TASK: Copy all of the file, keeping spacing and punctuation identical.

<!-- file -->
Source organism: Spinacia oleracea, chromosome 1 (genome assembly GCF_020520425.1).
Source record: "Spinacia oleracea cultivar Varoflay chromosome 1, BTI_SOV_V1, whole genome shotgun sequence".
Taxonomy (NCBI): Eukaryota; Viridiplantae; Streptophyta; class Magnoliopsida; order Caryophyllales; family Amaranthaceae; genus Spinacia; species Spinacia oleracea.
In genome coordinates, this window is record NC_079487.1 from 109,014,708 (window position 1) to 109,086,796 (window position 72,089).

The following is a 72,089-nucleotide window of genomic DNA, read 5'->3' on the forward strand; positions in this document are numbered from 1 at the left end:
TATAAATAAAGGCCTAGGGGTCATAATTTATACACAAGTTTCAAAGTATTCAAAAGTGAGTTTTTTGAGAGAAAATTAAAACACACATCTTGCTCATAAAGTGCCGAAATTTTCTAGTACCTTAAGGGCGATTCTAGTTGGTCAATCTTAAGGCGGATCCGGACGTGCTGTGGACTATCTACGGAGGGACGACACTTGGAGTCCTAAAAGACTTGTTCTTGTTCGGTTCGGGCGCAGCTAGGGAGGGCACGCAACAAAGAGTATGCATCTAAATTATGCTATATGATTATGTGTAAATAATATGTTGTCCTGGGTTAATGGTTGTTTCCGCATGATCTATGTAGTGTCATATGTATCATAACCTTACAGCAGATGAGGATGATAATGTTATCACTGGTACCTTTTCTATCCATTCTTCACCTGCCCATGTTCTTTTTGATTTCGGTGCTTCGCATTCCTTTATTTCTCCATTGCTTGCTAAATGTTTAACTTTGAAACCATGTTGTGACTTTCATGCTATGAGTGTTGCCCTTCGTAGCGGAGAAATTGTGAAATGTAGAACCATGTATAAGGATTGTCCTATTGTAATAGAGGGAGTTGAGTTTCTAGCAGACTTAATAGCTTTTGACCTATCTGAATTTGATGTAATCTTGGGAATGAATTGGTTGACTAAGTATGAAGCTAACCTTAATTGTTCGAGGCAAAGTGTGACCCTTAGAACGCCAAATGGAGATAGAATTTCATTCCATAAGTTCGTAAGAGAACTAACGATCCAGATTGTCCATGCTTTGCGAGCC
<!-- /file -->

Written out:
Source organism: Spinacia oleracea, chromosome 1 (genome assembly GCF_020520425.1).
Source record: "Spinacia oleracea cultivar Varoflay chromosome 1, BTI_SOV_V1, whole genome shotgun sequence".
Taxonomy (NCBI): Eukaryota; Viridiplantae; Streptophyta; class Magnoliopsida; order Caryophyllales; family Amaranthaceae; genus Spinacia; species Spinacia oleracea.
In genome coordinates, this window is record NC_079487.1 from 109,014,708 (window position 1) to 109,086,796 (window position 72,089).

The following is a 72,089-nucleotide window of genomic DNA, read 5'->3' on the forward strand; positions in this document are numbered from 1 at the left end:
TATAAATAAAGGCCTAGGGGTCATAATTTATACACAAGTTTCAAAGTATTCAAAAGTGAGTTTTTTGAGAGAAAATTAAAACACACATCTTGCTCATAAAGTGCCGAAATTTTCTAGTACCTTAAGGGCGATTCTAGTTGGTCAATCTTAAGGCGGATCCGGACGTGCTGTGGACTATCTACGGAGGGACGACACTTGGAGTCCTAAAAGACTTGTTCTTGTTCGGTTCGGGCGCAGCTAGGGAGGGCACGCAACAAAGAGTATGCATCTAAATTATGCTATATGATTATGTGTAAATAATATGTTGTCCTGGGTTAATGGTTGTTTCCGCATGATCTATGTAGTGTCATATGTATCATAACCTTACAGCAGATGAGGATGATAATGTTATCACTGGTACCTTTTCTATCCATTCTTCACCTGCCCATGTTCTTTTTGATTTCGGTGCTTCGCATTCCTTTATTTCTCCATTGCTTGCTAAATGTTTAACTTTGAAACCATGTTGTGACTTTCATGCTATGAGTGTTGCCCTTCGTAGCGGAGAAATTGTGAAATGTAGAACCATGTATAAGGATTGTCCTATTGTAATAGAGGGAGTTGAGTTTCTAGCAGACTTAATAGCTTTTGACCTATCTGAATTTGATGTAATCTTGGGAATGAATTGGTTGACTAAGTATGAAGCTAACCTTAATTGTTCGAGGCAAAGTGTGACCCTTAGAACGCCAAATGGAGATAGAATTTCATTCCATAAGTTCGTAAGAGAACTAACGATCCAGATTGTCCATGCTTTGCGAGCC